Hubby likes to watch those videos full of biffs and bad decisions. Sometimes, he shares the ones he finds particularly funny with me. He showed me one earlier that included a sledding biff. It reminded me of one of my very few experiences sledding.
We moved from Texas to Michigan when I was 14. This happened the following winter, so I was 14 or maybe 15 at the time. We were home on a snow day. A friend from school had asked if I’d like to join him and his younger brother sledding down some big hill that was the optimal spot for sledding.
This city girl had read stories about those country towns and their sledding hills. I was intrigued. I told him I didn’t own a sled. He said that they had a spare. It was probably about half an hour later when they swung by my house to pick me up. I bundled up as best as I could with the winter gear I had.
It was cold. Michigan winter is cold. I was younger then, and perhaps a bit more durable, too. My cheeks were rosy, and I couldn’t feel my ears, but I was ready to tackle this hill. I was excited. I could barely remember the few times I’d been sledding as a young girl in Illinois.
He drove us down a dirt road where he pulled off and parked on the side. There were a ton of kids of all ages gathered around. They were bundled up like Randy in A Christmas Story. Everyone’s taking their turn going down this really long hill.
I stood watching for a bit. My nervousness grew as my turn drew nearer. I passed the first time it came around. Stood watching for just a little bit longer.
Friend’s little brother was probably about 12. He was so excited to be bringing a girl sledding, even if it was his brother’s friend. You know the age. So he was excited to show off to me just exactly what he could do.
“Watch me,” he said in a sweet boy voice. “Then you’ll know what to do, and you can do it.”
And so I promised to watch him that time, and the next time I would go too. He made it look so easy, and so very fun. I was totally pumped when my turn came around again.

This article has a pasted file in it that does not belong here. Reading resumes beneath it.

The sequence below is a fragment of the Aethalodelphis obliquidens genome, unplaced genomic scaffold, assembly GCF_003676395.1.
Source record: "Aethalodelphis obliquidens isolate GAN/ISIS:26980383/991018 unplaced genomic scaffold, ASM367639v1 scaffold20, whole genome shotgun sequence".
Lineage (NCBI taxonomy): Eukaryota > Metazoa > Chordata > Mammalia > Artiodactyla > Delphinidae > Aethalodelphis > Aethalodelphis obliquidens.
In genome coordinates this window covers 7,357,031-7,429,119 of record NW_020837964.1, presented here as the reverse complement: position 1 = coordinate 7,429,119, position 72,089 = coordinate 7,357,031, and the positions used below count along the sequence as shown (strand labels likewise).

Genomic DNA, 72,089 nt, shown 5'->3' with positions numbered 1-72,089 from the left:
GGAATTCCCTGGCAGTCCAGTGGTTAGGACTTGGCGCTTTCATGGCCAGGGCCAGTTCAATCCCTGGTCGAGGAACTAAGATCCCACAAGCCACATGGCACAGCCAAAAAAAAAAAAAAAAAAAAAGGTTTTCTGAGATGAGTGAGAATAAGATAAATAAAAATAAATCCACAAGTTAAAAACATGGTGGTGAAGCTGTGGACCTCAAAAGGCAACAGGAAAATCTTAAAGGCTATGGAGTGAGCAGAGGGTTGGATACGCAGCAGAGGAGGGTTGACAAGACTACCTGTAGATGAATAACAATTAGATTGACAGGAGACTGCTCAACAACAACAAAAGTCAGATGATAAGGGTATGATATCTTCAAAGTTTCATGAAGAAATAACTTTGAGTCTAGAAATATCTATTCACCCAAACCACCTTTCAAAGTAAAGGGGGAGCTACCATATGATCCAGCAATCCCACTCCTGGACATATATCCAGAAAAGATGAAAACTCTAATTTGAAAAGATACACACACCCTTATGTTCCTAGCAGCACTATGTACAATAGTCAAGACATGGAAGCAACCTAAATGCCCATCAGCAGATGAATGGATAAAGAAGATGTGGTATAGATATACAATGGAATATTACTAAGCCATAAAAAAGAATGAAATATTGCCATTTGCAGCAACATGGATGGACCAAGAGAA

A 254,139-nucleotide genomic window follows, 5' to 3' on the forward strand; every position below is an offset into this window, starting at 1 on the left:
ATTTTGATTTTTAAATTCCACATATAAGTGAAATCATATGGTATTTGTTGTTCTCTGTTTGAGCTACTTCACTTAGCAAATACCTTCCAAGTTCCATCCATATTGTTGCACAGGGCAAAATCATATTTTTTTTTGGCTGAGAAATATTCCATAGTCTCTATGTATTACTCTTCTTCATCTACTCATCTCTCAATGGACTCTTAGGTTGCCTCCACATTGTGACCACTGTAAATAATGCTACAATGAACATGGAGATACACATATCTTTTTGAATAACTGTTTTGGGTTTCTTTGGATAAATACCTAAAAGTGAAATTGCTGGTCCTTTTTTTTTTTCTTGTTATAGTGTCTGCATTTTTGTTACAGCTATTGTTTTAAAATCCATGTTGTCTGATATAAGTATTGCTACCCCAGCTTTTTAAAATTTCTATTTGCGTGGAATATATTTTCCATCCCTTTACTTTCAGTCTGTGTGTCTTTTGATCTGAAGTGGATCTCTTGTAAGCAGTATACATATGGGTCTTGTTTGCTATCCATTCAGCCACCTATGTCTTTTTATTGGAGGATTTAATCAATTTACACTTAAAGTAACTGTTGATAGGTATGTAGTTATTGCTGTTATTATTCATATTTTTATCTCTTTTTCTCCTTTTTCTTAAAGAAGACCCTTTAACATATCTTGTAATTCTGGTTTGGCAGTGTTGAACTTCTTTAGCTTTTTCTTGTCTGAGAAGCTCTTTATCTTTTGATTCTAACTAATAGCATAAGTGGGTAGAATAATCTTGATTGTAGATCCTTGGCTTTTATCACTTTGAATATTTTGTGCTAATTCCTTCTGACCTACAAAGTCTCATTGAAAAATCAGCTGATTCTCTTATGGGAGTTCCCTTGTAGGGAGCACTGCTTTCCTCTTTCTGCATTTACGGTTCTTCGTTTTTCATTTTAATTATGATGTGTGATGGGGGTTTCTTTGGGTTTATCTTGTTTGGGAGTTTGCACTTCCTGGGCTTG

I swallowed my nervousness. I sat down in my borrowed sled. It was the rectangle type with the rope reigns. I screamed with joy and exhilaration as I flew down that snowy hill. All too soon I had reached the bottom.
I grabbed the rope of my sled and began the long trek back up the hill. I didn’t know all the rules of sledding. I wasn’t focused on everyone else. I was still pumped up from my trip down.
I think they were shouting at me. I think I even heard my name. It all happened so fast, though.
There was a kid. He was on one of those big blue saucer type sleds. He was booking it down that hill. His eyes met mine. We probably wore equally matching masks of horror.
He struck me hard just above the ankles. I flew up into the air. I flew over him. I landed on the other side of his sled. I slid back down the hill on my belly, feet first.
I lay there. I didn’t want to move. I was so cold and numb I was worried I wouldn’t feel if anything was broken. I wiggled my fingers and toes. I started laughing as I eased myself into a sitting position.
By then, everyone is running my way. No one knows, yet, if I am okay. Heck, I wasn’t even certain myself. I’m sure they couldn’t even tell if I was laughing or crying.
Everyone gathered around me. I got to my feet. We got me and my sled back up the hill. I wasn’t seriously injured. I was, admittedly, a little embarrassed. The accident had been completely my fault.